4 Ways Companies Can Lock Down Their Premium Video Catalogs
When a company is just starting to grow an audience or video catalog with its own content, preventing the threat of stream theft and revenue loss may not be seen as a business goal worth the extra development expense. However, once a company has established recurring revenue, built a significant volume of video material, and/or has set aside more budget for video pipeline development, it becomes more of a priority. Thankfully, you can lock down your streaming assets in multiple ways.
Tokenized access, or tokenization: Video providers often expose the file names of their video assets directly in <video> tags, HLS, or RTMP URLs supplied to their video player configuration. Anyone watching video streams can typically see these stream URLs, such as http://myserver.com/assets/video_file.mp4, in the page source or in the network console readily available in desktop browsers. A better way to provide access to your video content is a process called tokenization, where, ideally, each playback request (or page load) generates a unique URL to the video that expires once the URL is loaded or after a very short time interval. The video asset may no longer have an MP4 file name in the page source—it could be something very unlike a video name, such as http:// myserver.com/token/A1FQ4GC1ST. This URL would point to a dynamic page (PHP, Ruby, Python, etc.) or streaming server module that processes the request to return the actual bytes of the video file to the player.
AES-128 encryption: If you’re employing HLS or MPEG-DASH playback with your video content, you can dynamically encrypt the segments listed in the manifest format with AES-128. A streaming server such as Wowza Streaming Engine can rotate the encryption keys so that each playback or session has a unique key. Such key encryption doesn’t necessarily need to involve a third-party digital rights management (DRM) solution, which is discussed next. The good news for AES-128 encryption is that you may not need to employ third-party DRM libraries to decrypt playback on mobile devices or in browsers that support EME (Encrypted Media Extensions) or native HLS playback.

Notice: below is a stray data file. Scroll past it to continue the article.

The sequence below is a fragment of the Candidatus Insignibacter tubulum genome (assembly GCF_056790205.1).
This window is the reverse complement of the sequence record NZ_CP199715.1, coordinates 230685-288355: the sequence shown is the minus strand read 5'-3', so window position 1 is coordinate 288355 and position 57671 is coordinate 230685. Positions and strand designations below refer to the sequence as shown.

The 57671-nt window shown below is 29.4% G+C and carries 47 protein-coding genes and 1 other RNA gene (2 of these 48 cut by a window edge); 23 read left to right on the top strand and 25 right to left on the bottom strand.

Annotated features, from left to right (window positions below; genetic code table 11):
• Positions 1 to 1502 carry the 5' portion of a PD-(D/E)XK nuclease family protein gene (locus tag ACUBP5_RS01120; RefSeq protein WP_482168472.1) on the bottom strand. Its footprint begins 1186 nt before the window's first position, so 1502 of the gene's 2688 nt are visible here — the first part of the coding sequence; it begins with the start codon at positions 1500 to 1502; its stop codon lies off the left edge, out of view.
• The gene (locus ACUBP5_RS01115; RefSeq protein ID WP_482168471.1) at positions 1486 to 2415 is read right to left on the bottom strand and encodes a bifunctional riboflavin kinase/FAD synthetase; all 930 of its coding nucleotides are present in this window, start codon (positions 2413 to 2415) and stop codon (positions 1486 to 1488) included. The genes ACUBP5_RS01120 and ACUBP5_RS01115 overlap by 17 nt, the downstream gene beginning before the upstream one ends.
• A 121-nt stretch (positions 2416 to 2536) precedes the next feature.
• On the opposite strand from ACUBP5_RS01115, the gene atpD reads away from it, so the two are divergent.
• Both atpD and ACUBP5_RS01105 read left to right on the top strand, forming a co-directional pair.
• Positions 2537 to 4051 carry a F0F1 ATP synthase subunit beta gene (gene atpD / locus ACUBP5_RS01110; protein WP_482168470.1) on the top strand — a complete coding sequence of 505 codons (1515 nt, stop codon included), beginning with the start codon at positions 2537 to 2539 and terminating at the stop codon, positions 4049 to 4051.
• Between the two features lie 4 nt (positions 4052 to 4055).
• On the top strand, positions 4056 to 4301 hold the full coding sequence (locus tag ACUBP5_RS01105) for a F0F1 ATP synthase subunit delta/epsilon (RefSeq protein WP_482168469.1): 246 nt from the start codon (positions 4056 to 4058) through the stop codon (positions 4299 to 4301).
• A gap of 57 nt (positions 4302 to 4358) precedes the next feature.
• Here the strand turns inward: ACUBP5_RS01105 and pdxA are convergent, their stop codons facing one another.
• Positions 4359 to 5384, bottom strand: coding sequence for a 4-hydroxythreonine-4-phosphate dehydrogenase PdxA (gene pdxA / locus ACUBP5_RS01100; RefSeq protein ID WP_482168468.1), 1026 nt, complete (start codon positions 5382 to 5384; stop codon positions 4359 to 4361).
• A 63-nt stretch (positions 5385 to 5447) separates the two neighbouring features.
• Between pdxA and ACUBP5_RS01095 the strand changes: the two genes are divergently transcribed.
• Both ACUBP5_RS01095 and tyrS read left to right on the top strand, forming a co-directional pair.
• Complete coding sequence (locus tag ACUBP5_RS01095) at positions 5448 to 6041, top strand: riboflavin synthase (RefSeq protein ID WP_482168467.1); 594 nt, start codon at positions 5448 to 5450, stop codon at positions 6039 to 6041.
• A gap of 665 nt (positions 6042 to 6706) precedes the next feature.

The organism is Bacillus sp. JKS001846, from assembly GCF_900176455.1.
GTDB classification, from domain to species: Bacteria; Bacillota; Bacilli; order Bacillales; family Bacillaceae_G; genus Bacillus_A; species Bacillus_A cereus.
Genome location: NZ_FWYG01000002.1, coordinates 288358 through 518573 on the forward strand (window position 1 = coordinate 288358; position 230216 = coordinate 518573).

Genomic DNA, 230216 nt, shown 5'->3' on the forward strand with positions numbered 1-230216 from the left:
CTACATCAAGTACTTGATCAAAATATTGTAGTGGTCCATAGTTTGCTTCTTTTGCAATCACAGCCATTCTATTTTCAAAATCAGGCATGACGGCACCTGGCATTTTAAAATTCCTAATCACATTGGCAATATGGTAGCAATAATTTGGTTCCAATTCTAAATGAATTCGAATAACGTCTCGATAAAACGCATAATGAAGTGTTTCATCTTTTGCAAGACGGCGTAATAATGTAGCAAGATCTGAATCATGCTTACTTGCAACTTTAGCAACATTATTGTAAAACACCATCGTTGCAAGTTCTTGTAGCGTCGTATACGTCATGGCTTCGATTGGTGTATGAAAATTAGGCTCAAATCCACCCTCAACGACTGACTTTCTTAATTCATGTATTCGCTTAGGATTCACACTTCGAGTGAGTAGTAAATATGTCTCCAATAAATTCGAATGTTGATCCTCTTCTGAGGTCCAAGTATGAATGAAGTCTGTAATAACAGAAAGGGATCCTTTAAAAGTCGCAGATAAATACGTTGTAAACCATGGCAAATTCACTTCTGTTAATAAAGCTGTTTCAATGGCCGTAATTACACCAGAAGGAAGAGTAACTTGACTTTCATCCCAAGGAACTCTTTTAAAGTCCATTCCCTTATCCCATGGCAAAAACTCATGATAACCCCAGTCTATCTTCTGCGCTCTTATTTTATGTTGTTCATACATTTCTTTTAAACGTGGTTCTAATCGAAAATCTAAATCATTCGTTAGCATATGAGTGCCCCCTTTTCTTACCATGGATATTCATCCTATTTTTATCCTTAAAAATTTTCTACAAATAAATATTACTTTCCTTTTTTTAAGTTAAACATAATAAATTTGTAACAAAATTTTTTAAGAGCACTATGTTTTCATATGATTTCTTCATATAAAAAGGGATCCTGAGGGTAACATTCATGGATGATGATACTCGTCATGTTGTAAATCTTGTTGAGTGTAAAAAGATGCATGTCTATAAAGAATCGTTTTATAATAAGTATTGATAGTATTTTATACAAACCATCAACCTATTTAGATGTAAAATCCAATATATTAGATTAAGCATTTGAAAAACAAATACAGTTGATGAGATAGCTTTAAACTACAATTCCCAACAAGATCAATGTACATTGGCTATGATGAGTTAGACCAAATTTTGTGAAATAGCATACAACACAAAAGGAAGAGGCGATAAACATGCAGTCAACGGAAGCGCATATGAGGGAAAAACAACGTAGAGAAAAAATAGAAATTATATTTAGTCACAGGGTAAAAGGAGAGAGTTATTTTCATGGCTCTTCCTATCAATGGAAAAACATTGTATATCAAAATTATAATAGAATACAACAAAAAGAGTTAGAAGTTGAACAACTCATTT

DRM system: If you want to provide the highest level of protection for your video content, you can also pursue industry standard encryption and license management such as Microsoft PlayReady or Google Widevine. The general process with any DRM workflow is to encrypt the video content with a content key, and then to generate license files that accompany the encrypted content and dictate the usage rights for video playback. DRM solutions are typically the most expensive security measures to implement, both from an actual development budget and from a licensing perspective. DRM companies will likely charge an annual or monthly fee for access to their encryption technology as well as per-device/per-playback charges. One of the most expensive elements of a DRM solution is the mobile SDK (software development kit) license that will handle the decryption and playback of DRM managed content on a mobile device.
Forensic-based watermarking: You can also employ technology that will imprint an invisible watermark into the video picture that uniquely identifies the video that has been served to an end user. While watermarking won’t prevent playback of the video, the technology can very precisely locate a source that has leaked your content to an unauthorized party, such as a torrent network. Digital projectors at movie theaters have signed copies of the movies they host, and an illegal recording in a movie theater that is then distributed online can be traced back to that theater. The same technology can be employed for users who use HDMI/ HDCP decryption hardware for a watermarked stream served to OTT or mobile devices.
In the end, it’s up to each company to determine the resources they want to commit in order to lock down playback. If you own the rights to your content, you’ll have the difficult decision of determining when enough is enough. If you license your video content from other parties, the decision of what’s needed will likely be dictated by those parties.
[This article appears in the November/December 2016 issue of Streaming Media magazine as "Locking Down Your Video Catalog."]
A survey finds that 69 percent of young adults use some form of video piracy, and 24 percent think that certain types of piracy are actually legal.
Video piracy is widespread, but there's no consensus on how big the problem is or the best response to it. Are the biggest media companies in Hollywood throwing their money away trying to fight it?
If online video piracy costs premium entertainment companies over $6 billion each year, how come the heads of Netflix and HBO aren't worried about it?
Companies and Suppliers Mentioned